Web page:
Monday, October 13th, 2008
By William Kincaid
Local athletic directors say new state test for coaches will be costly
Coldwater schools Athletic Director Eric Goodwin calls a new costly coaching test required by the state "absolutely crazy."
Both Goodwin and New Bremen schools Athletic Director Gary Jones said they don't know how their departments are going to pay for the test, which could cost up to $65 per coach, depending if taken online or with an instructor.
The Ohio High School Athletic Association is requiring all coaches, including volunteers, to take the National Federation of State High School Association's Fundamentals of Coaching Course by 2010, OHSAA assistant commissioner Jerry Snodgrass said.
The test involves training and examination on communication skills, ethics, integrity issues and the usage and impact of social networks such as My Space. It also includes a component about Ohio bylaws, sport regulations and other state requirements, Snodgrass said.
"We're one of the few countries in the world that do not require some kind of formal training," he said about school coaches, pointing out that sometimes the only experience coaching candidates can state is that they played the sport years ago.
Upwards of 60 percent of Ohio coaches are non-educators, he said.
"It gives coaches training on how to deal with kids, communication skills. It's not about the X's and O's of the sports," he said.
All coaches and athletic directors will have to take the test in the next few years, some by Jan. 1, 2010, and others by Aug. 1, 2010. The deadline depends on whether they are under a supplemental contract, a volunteer or full-time staff member. The test has to be completed only once by each coach.
Goodwin said he thinks it's crazy for someone like Coldwater varsity football coach John Reed, who has coached for more than 36 years, to have to take this type of test and pay for it.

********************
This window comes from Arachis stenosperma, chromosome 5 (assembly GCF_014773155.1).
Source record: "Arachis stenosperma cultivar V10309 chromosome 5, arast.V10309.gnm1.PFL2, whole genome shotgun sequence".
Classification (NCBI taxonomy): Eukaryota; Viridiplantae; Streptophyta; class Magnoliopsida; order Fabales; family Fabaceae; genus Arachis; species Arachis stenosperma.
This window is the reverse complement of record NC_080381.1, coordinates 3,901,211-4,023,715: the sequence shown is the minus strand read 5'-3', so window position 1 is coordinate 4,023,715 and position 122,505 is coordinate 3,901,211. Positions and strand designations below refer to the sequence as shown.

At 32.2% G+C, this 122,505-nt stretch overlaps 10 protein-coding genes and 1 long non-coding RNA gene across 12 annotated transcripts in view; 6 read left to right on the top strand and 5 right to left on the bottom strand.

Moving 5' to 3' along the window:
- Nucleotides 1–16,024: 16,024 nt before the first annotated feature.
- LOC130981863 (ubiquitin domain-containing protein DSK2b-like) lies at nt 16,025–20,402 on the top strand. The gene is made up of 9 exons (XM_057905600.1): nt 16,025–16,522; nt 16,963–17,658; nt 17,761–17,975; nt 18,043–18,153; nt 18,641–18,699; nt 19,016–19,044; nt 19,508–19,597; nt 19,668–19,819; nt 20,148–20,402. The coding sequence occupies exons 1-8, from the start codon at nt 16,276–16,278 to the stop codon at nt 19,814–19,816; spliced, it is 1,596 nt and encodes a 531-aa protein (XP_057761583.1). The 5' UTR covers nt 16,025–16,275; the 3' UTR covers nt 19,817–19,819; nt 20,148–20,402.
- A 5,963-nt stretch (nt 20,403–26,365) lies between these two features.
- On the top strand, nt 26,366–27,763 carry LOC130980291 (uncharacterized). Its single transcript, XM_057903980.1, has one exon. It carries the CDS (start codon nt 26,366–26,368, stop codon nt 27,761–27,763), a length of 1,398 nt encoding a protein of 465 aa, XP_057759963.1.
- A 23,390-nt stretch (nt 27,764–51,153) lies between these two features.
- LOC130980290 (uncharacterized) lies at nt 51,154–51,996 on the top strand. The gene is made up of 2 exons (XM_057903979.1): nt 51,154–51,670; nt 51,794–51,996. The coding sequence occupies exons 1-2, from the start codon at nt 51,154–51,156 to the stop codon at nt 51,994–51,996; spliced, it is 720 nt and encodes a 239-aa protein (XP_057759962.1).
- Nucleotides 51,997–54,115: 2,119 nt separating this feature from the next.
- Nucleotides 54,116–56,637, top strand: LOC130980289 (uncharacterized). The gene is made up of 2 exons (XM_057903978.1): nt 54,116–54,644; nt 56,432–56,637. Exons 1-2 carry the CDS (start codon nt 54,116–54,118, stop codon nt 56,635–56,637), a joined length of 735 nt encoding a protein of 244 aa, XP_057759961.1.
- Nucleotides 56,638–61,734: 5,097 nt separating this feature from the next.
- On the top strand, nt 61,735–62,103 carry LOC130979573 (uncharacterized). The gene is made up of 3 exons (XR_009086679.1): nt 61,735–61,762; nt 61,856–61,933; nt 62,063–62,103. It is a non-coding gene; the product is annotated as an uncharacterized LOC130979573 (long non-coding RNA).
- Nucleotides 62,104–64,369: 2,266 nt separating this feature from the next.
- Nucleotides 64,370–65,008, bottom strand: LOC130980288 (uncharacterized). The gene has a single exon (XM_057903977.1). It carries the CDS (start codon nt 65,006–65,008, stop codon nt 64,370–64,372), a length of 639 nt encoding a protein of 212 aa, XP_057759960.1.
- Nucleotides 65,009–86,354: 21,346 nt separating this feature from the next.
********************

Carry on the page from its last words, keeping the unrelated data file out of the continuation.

When asked about the origin and intention of the test, Snodgrass said the Ohio Interscholastic Athletic Administrators Association requested mandatory education in the format of a test, which already is administered in most other states.
"The board of directors granted that request," Snodgrass said. "The No. 1 factor that is desired from this is to provide an educational tool and provide education for its coaches, which ultimately benefits the 350,000 plus student athletes."
During a recent New Bremen board of education meeting, Jones expressed concern about the cost and time requirements of the test. He said he doesn't know how the school is eventually going to pay for the examination, which he said takes six to eight hours to complete.
"It's going to be hard to find people," Treasurer Deb Meyer said about volunteer coaches.
All coaches already are required to be certified as a coach, pass FBI background checks every three years, take a tuberculosis test and become certified in CPR, Goodwin said.
"At this time the (Coldwater) athletic department pays for coaches' certification. We're going to have to sit down and obviously recrunch some numbers. We have to rethink," Goodwin said.
Each year the department spends an average of $4,000 to $5,000 for coach certification, he said.
Goodwin said he wishes it could have been done with little or no cost to schools.
"There is no question that concern is there," Snodgrass said about the cost. "I think we need to be cognizant of looking at ways to help with that."
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